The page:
December 2019 Dividend Income

The following is my dividend history for my portfolio going back to January of 2008. I promise to eventually go back further, but in the meantime…

December of 2019 saw my dividend income top out at $3,144.39 an increase of 12.13% from December 2018. This amounts to an increase of $340.32 YOY. Q4 was my highest quarter of dividend income so far at $8,185.91, and December 2019 has been my highest single month of dividends ever as well.  The goal for the year was to increase dividend income 8-10% and pass $28,000 for the year as I have transitioned back to early retirement/semi-retirement. For 2019,I actually surpassed my dividend income goal and reach $29,586.98 for a 12.8% YOY increase.

Dividends are a beautiful thing. I compare dividend stocks to being a landlord. Every month, I collect dividends (rent) and over time I am seeing the value of the stocks (think the property) rise. The beautiful thing of dividends, I don’t worry if the tenant will pay, or destroy the property. If I want to sell the property (stock), it just cost a few bucks and can be executed in seconds to raise capital (actually I don’t even run into any transaction cost anymore. It’s also super easy to get the current value of the stocks, unlike in housing where comp sales can make a difference in value. When you have enough dividend income to live off, it also helps distract you from market fluctuations. Take Q4 2018, for example, it was shit. It didn’t bother me though. I stayed put, invested in the market, and continued to collect my dividends, even reinvesting the dividends, and occasionally buying some stocks.

So without further adieu, my portfolios dividend history dating back to January of 2008. Please notice the tabs at the bottom of the excel spreadsheet (monthly, quarterly, annual).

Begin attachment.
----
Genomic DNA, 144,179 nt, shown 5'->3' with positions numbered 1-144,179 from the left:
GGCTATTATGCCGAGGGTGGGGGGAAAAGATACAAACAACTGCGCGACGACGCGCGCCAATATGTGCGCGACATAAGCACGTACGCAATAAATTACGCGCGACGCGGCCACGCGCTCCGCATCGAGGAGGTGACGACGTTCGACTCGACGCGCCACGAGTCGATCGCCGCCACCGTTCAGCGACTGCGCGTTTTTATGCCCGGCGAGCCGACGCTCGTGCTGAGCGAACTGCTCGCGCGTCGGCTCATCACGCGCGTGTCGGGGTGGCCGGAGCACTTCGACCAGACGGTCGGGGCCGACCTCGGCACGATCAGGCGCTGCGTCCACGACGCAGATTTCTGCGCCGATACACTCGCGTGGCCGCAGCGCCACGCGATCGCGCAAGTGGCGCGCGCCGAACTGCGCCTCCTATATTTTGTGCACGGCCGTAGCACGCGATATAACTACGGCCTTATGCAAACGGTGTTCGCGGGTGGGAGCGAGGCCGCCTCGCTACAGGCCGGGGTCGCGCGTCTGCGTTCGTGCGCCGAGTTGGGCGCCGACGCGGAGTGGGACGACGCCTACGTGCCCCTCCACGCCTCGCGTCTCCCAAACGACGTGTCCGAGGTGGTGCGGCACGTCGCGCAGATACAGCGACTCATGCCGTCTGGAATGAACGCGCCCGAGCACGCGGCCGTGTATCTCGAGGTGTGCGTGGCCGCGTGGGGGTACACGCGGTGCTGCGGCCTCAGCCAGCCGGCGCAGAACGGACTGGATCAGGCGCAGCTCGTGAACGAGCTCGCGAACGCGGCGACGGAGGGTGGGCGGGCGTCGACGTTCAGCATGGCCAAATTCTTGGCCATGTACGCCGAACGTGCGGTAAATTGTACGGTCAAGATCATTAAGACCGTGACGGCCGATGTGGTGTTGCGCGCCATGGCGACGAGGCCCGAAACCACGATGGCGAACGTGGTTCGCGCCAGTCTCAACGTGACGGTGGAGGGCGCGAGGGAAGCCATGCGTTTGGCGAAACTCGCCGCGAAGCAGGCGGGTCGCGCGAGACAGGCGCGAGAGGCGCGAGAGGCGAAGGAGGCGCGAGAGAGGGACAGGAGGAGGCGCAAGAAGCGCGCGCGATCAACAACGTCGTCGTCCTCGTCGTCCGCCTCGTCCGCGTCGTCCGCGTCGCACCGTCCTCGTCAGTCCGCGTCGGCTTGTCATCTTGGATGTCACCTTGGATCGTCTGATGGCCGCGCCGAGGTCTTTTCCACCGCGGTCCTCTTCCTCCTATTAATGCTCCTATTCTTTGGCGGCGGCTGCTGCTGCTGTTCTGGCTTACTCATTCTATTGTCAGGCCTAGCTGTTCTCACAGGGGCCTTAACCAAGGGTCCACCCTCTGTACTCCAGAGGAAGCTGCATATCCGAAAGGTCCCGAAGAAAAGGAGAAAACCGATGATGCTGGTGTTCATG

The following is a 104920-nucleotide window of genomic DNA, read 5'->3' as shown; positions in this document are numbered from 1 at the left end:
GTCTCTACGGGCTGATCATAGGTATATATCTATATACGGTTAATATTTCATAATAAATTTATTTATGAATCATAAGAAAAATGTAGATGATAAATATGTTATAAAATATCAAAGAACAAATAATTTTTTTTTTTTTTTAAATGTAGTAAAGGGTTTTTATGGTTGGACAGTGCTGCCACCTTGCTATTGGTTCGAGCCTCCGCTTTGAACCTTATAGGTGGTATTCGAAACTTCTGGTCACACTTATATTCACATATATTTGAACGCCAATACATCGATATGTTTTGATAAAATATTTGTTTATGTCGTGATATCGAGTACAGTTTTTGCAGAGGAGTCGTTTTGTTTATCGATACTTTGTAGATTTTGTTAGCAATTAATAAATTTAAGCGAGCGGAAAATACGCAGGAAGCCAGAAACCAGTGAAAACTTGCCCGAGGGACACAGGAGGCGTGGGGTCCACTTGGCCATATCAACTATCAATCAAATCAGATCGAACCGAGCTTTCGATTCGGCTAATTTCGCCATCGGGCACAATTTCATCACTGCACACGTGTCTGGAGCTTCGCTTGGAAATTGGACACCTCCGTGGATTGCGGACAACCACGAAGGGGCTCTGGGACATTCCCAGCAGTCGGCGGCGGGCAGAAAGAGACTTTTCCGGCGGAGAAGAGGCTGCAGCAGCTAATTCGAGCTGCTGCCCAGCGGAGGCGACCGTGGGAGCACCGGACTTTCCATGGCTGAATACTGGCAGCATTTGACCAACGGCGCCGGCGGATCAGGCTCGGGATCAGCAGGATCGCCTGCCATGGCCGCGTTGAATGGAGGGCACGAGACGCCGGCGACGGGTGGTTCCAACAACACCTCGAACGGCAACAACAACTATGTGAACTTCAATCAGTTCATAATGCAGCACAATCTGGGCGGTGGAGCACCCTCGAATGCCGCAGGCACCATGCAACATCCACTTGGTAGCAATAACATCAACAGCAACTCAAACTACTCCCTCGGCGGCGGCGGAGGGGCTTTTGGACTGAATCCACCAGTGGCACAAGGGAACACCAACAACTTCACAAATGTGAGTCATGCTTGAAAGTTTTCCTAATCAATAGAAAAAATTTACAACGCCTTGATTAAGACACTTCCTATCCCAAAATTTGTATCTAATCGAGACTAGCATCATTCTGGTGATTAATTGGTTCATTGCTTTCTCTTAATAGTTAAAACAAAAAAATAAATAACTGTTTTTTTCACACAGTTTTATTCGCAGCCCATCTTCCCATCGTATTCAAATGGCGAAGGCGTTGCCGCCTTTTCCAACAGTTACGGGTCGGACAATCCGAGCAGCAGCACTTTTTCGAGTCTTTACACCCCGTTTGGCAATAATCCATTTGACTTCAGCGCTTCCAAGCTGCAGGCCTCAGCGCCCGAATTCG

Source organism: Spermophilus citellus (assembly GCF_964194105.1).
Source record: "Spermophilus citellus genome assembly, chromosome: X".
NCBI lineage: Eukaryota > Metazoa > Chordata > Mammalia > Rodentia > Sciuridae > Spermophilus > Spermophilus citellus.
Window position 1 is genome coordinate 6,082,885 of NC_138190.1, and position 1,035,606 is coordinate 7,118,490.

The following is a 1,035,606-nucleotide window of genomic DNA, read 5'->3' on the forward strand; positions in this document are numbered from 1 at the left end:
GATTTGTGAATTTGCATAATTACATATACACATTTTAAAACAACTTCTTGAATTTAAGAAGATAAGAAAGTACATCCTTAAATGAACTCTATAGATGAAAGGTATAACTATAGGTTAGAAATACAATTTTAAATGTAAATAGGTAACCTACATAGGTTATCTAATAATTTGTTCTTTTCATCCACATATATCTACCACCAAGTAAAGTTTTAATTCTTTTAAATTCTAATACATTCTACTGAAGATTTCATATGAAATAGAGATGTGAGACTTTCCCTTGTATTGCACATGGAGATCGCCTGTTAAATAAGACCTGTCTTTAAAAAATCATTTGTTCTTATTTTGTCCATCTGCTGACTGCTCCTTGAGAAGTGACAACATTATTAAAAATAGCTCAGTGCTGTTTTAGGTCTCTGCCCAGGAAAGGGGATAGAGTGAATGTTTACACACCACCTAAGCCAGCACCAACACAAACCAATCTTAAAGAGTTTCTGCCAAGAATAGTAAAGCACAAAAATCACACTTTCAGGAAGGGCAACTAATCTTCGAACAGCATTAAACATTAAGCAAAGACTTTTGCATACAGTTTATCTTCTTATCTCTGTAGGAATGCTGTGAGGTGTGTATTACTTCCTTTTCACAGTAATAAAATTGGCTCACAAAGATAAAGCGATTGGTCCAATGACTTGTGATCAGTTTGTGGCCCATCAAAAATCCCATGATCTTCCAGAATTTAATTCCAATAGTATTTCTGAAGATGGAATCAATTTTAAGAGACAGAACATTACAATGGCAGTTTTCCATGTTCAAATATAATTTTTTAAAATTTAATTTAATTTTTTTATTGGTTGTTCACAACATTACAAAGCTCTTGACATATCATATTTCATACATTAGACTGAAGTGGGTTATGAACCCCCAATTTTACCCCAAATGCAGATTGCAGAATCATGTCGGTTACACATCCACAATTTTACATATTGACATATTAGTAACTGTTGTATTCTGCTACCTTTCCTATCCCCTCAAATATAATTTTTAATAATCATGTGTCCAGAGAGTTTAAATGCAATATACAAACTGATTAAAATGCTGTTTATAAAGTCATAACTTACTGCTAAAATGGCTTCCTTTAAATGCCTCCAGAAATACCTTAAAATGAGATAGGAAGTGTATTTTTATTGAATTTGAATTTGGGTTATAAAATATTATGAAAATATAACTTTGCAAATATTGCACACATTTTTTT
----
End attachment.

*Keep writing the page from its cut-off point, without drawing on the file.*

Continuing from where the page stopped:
And for now for some charts.

Monthly:

Quarterly:

Annually:

So, why do I even bother sharing this information every month. I want readers to notice a couple things and encourage anyone who is in the earlier stages of building up there financial assets. When you’re starting out it may feel like you aren’t making any progress towards your goals. You may only have a couple bucks in dividends for the month. Don’t give up and keep at it. Notice how the charts are showing a slow and steady progress with the amount of dividend income increasing, slowly but surely over time. In December of 2008, I had $385.57 in dividend income. Fast forward a little over a decade later and I am getting passive dividend income off my portfolio of $3,144.39 (for December 2019), resulting in crazy awesome growth in my dividend income of 715.51%. That wasn’t much time that passed to build up to this point.

The other thing I want you to notice. Look closely at those figures and charts. You see how it is continually growing over time. My lifetime dividend income since starting in 2008 is only $130,898.47. But look again at those charts. Since 2017, I have received a total of $78,475.07 in dividends. Those 3 years alone account for 59.95% of my dividend income over the last just over a decade. This wasn’t a fluke or luck, it was planned and can be replicated by you. My December 2019 dividends alone was more than I received in all of 2008. So while you may feel like you’re not seeing rapid growth of your passive income, give it time…

It’s like the snowball effect., you just have to start and get it rolling.

How I did it:

There’s no real super secret to growing your passive dividend income. It basically was a few things repeated over time. Really it involves investing on a regular basis. I slowly but surely accumulated positions in stocks, investing at least each month. From here, the companies did the work for me. Most of my positions are dividend growth stocks, meaning these companies slowly but surely increase their dividend each year. Instead of spending these dividends, I reinvested the dividends, this purchases additional fractional shares, and in turn increases my dividend income each quarter. This results in a crazy concept of double compounded growth. Patience is key.

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